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    UK: law firm responds to budget statement

    News // March 20, 2015

    Further to the UK government’s budget announcement on the North Sea earlier this week, below are comments from Norman Wisely, partner at CMS, Europe’s largest law firm.
     
    “Subject to seeing the detail on the allowance designed to stimulate investment, the reduction in the Supplementary Charge (SCT) and Petroleum Revenue Tax (PRT) for investors in the North Sea is a welcome boost to the UK oil industry going much further than the ineffective recent 2 per cent reduction in SCT, in an attempt to arrest the recent alarming industry decline. 

    "As a 'watershed budget' (in the word of Sir Ian Wood) in respect of oil and gas, only time will tell whether the tax cuts and allowances go far enough. 

    "Whereas the SCT reduction in particular to align with previous levels will be seen as beneficial to the wider industry, comparatively few (older – pre-1993) North Sea oil fields still remain liable to PRT and so the impact is likely to be less in that regard. 
     
    “In spite of the good news today about tax incentives for North Sea oil and gas investments, the dramatic reduction in the oil price has led to an irreversible mothballing of some projects and major cost cutting. 

    "This was always going to happen as the cost base for the operators had grown out of shape. Nearly every service company is being asked by their customers to discount pricing and I don’t expect this to change.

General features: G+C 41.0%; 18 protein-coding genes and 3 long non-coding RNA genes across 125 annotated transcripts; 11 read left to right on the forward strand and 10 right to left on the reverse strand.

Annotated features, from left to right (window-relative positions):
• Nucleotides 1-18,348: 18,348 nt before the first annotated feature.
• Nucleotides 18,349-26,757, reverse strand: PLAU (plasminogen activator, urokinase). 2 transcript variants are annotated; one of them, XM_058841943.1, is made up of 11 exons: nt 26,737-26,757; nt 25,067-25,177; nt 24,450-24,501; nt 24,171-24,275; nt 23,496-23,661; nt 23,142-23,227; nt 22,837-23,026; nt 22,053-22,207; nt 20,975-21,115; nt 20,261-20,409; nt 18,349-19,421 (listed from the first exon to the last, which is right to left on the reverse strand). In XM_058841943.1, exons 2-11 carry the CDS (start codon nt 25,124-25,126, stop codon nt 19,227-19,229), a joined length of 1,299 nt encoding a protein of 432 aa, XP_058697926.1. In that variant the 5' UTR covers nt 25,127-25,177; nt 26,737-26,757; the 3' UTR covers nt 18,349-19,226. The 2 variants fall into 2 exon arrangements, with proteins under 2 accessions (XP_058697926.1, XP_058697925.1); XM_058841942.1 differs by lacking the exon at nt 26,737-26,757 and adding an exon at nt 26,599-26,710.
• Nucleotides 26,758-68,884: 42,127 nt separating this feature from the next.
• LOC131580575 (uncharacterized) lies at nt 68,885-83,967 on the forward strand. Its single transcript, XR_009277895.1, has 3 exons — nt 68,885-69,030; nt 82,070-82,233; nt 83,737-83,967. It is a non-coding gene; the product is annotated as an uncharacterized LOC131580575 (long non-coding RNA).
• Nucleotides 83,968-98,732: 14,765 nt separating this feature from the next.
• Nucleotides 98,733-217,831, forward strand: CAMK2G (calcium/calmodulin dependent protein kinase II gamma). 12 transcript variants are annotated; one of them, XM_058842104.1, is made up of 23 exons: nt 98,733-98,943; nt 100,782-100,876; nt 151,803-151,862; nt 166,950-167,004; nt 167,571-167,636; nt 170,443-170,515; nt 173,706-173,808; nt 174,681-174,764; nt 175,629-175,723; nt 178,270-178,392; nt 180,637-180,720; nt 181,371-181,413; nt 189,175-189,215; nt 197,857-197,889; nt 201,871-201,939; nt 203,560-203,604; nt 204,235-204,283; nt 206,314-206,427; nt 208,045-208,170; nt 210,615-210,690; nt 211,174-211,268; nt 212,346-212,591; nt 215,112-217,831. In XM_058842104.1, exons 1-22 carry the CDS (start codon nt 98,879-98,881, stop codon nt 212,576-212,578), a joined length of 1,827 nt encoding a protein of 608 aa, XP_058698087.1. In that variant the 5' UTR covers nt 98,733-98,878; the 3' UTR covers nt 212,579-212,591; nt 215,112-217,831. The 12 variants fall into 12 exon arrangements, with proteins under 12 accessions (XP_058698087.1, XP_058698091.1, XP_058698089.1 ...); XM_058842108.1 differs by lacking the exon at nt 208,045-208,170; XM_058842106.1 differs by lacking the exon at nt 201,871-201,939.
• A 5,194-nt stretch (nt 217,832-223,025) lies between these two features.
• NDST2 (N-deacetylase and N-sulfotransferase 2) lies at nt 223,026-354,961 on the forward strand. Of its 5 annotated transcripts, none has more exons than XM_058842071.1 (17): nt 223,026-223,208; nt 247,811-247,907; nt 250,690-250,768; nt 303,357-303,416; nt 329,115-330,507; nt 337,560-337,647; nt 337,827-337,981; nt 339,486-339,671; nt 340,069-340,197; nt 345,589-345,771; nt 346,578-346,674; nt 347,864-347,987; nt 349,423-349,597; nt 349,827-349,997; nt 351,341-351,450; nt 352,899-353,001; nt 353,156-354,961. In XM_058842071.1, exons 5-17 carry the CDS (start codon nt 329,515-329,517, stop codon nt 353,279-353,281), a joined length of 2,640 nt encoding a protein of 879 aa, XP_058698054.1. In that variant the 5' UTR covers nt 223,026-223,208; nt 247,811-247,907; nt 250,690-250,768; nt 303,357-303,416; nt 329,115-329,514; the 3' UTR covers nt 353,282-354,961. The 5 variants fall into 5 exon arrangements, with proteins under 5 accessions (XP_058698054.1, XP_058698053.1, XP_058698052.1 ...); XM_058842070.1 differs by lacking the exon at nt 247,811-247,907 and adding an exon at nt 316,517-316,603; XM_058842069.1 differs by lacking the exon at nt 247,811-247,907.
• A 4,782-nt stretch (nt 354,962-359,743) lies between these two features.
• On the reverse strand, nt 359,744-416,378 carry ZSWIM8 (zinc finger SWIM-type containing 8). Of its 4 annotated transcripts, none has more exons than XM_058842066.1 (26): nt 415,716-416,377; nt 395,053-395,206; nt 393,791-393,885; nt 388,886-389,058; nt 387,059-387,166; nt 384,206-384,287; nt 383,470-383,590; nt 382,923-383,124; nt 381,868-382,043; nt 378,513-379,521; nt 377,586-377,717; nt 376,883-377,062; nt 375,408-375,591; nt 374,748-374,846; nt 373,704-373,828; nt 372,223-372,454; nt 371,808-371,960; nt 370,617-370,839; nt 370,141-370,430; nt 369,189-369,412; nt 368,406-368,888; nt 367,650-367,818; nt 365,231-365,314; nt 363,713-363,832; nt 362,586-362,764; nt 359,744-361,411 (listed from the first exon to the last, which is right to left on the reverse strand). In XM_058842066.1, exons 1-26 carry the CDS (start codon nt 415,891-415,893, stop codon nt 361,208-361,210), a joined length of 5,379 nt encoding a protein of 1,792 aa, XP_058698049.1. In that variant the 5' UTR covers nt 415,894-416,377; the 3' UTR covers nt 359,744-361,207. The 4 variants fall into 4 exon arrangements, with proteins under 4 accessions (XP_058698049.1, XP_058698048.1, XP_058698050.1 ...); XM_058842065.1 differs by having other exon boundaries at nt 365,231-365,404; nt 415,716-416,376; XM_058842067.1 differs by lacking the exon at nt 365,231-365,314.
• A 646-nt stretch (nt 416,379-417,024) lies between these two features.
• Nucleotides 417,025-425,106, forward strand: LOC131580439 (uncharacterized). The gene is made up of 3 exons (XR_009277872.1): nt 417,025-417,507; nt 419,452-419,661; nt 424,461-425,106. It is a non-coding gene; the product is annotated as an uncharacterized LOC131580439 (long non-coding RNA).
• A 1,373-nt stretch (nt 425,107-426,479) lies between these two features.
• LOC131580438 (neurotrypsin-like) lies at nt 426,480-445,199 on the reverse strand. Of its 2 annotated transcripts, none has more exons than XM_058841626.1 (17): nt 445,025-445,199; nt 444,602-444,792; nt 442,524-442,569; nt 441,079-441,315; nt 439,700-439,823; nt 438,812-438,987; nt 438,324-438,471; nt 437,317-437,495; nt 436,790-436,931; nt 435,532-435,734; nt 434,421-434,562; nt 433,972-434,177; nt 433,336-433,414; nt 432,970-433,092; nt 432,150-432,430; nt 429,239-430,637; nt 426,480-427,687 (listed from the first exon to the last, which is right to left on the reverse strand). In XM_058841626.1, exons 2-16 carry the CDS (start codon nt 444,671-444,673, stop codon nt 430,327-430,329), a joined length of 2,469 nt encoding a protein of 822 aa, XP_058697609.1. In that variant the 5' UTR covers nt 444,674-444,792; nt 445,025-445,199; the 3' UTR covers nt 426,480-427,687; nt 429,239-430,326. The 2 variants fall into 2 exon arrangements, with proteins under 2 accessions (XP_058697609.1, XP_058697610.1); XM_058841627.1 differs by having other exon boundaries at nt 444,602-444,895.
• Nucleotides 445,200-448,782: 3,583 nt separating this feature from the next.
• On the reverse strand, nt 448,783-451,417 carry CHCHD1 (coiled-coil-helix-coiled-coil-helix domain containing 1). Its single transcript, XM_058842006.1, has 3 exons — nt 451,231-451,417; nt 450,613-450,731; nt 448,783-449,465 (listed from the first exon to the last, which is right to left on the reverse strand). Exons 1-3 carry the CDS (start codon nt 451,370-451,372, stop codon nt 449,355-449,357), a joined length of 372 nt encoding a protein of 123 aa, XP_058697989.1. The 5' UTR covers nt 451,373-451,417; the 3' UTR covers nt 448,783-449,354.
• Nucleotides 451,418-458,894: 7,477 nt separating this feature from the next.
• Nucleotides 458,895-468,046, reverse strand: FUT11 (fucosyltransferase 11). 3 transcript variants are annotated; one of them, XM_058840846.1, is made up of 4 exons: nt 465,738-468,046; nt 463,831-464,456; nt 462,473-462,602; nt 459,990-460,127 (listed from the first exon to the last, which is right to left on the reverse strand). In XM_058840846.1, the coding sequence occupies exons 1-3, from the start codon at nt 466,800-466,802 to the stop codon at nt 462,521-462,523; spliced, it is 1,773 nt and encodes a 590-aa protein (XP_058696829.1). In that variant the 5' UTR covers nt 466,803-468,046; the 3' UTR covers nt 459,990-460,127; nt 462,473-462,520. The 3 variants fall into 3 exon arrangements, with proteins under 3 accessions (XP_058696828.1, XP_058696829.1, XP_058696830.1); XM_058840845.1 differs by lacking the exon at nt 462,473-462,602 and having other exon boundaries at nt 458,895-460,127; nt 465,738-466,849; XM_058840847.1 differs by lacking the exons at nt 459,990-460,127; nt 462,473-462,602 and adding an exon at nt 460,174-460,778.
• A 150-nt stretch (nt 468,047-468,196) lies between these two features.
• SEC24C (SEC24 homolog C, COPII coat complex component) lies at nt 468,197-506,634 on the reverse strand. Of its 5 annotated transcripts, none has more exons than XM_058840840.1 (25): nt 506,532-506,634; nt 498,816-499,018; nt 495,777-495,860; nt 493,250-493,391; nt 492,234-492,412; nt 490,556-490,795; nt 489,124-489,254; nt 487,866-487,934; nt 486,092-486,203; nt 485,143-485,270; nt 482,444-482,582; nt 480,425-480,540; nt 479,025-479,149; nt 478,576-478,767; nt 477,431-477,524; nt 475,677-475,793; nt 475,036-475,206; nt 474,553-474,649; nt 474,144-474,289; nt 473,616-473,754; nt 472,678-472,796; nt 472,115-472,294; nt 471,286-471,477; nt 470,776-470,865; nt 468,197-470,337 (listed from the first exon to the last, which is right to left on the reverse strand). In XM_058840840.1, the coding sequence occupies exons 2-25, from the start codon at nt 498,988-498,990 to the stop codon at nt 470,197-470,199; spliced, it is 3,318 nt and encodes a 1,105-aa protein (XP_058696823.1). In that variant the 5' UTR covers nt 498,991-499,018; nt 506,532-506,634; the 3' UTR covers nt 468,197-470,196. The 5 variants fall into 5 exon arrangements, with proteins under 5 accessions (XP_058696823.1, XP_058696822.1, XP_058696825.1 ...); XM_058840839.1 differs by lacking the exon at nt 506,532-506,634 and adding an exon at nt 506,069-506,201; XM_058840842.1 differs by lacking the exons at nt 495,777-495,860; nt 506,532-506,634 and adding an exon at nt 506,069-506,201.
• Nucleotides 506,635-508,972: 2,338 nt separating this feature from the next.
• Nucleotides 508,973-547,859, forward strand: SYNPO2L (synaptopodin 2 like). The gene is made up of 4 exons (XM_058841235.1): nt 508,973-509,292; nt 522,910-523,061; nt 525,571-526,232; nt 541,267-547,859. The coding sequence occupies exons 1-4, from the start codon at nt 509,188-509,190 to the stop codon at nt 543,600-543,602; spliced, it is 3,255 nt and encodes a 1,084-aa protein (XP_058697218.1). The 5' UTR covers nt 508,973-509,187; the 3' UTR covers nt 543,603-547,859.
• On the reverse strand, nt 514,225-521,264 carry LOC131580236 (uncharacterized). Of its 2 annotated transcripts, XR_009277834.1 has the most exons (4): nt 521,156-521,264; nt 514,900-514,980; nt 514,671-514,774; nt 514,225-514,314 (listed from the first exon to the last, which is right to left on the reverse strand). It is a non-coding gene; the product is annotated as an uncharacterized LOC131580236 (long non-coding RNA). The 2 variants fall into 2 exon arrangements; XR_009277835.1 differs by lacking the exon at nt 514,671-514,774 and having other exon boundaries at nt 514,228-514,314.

“The budget is unlikely to put the brakes on the rise in distress M&A activities in the North Sea as companies struggle to remain viable.
     
    “The decline in the oil price has already led to a significant increase in North Sea disputes and this is unlikely to be affected by the budget. Current disputes include situations where companies have run out of cash to pay their bills or approve capital or operating expenditure necessary to allow field operations to continue, and oil companies trying to terminate long term contracts with service companies, many of which were agreed when the drilling day-rate was as much as double of what it is now.”
     

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